Coated article with polymeric basecoat
An article is coated with a multi-layer coating having improved chemical and oxidation resistance. The coating comprises a polymeric layer on the article surface, a refractory metal or refractory metal alloy strike layer on the polymeric layer and a protective layer containing a refractory metal oxide or refractory metal alloy oxide.
 This invention relates to articles coated with a multilayered protective coating having improved chemical and oxidation resistance.BACKGROUND OF THE INVENTION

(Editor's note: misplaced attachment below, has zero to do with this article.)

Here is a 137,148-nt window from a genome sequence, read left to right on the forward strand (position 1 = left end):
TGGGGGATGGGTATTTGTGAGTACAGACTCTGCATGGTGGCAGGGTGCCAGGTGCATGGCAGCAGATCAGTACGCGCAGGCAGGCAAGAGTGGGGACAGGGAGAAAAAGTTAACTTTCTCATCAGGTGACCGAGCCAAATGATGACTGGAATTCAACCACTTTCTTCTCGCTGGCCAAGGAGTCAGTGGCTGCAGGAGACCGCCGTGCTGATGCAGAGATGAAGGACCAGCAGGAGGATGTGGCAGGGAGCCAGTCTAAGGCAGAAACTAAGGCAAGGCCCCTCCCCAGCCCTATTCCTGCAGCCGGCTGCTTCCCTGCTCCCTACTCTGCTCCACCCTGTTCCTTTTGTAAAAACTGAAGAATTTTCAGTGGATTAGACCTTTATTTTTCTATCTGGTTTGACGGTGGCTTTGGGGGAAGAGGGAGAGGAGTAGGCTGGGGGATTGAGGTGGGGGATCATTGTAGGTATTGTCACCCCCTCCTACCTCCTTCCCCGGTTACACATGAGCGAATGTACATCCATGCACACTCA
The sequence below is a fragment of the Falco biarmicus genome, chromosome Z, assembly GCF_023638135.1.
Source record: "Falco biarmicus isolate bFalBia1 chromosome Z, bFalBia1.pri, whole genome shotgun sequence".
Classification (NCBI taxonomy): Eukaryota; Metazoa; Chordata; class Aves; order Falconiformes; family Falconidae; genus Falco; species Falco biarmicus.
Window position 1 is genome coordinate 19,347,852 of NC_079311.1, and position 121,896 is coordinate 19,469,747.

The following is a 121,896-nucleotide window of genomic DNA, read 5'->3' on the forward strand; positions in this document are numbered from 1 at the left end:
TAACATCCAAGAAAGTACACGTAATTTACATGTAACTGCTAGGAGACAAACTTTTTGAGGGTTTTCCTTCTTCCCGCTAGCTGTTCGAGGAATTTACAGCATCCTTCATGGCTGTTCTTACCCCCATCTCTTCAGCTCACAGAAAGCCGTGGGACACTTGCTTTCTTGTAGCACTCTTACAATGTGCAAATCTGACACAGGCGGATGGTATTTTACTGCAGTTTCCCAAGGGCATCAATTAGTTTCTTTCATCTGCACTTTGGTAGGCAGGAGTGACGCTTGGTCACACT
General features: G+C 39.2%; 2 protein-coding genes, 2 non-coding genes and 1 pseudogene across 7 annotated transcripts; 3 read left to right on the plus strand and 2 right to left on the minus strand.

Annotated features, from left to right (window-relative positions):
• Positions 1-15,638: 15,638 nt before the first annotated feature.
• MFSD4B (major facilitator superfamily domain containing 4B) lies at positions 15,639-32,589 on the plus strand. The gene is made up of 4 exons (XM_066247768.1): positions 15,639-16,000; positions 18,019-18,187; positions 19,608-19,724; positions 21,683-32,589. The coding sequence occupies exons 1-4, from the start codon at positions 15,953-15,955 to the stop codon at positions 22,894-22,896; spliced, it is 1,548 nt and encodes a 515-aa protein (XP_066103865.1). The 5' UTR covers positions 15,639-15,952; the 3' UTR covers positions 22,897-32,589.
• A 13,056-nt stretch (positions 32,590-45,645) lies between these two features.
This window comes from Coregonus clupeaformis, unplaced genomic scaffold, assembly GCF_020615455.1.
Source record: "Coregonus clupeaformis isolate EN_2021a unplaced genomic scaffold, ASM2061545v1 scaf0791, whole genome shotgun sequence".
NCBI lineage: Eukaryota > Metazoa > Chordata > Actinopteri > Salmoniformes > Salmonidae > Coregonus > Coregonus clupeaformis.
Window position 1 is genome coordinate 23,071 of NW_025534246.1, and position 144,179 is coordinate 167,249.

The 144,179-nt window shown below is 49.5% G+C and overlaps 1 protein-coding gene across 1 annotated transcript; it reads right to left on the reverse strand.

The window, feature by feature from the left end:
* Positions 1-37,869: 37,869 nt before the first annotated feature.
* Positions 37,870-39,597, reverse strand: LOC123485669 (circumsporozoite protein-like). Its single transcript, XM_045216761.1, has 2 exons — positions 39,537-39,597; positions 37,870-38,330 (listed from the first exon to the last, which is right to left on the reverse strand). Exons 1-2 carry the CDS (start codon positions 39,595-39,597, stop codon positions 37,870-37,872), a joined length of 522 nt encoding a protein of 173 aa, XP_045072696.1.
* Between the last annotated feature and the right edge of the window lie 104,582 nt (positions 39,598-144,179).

It is currently the practice with various brass articles such as faucets, faucet escutcheons, door knobs, door handles, door escutcheons and the like to first buff and polish the surface of the article to a high gloss and to then apply a protective organic coating, such as one comprised of acrylics, urethanes, epoxies and the like, onto this polished surface. This system has the drawback that the buffing and polishing operation, particularly if the article is of a complex shape, is labor intensive. Also, the known organic coatings are not always as durable as desired, and are susceptible to attack by acids. It would, therefore, be quite advantageous if brass articles, or indeed other articles, either plastic, ceramic, or metallic, could be provided with a coating which provided the article with a decorative appearance as well as providing wear resistance, abrasion resistance and corrosion resistance. It is known in the art that a multi-layered coating can be applied to an article which provides a decorative appearance as well as providing wear resistance, abrasion resistance and corrosion resistance. This multi-layer coating includes a decorative and protective color layer of a refractory metal nitride such as a zirconium nitride or a titanium nitride. This color layer, when it is zirconium nitride, provides a brass color, and when it is titanium nitride provides a gold color.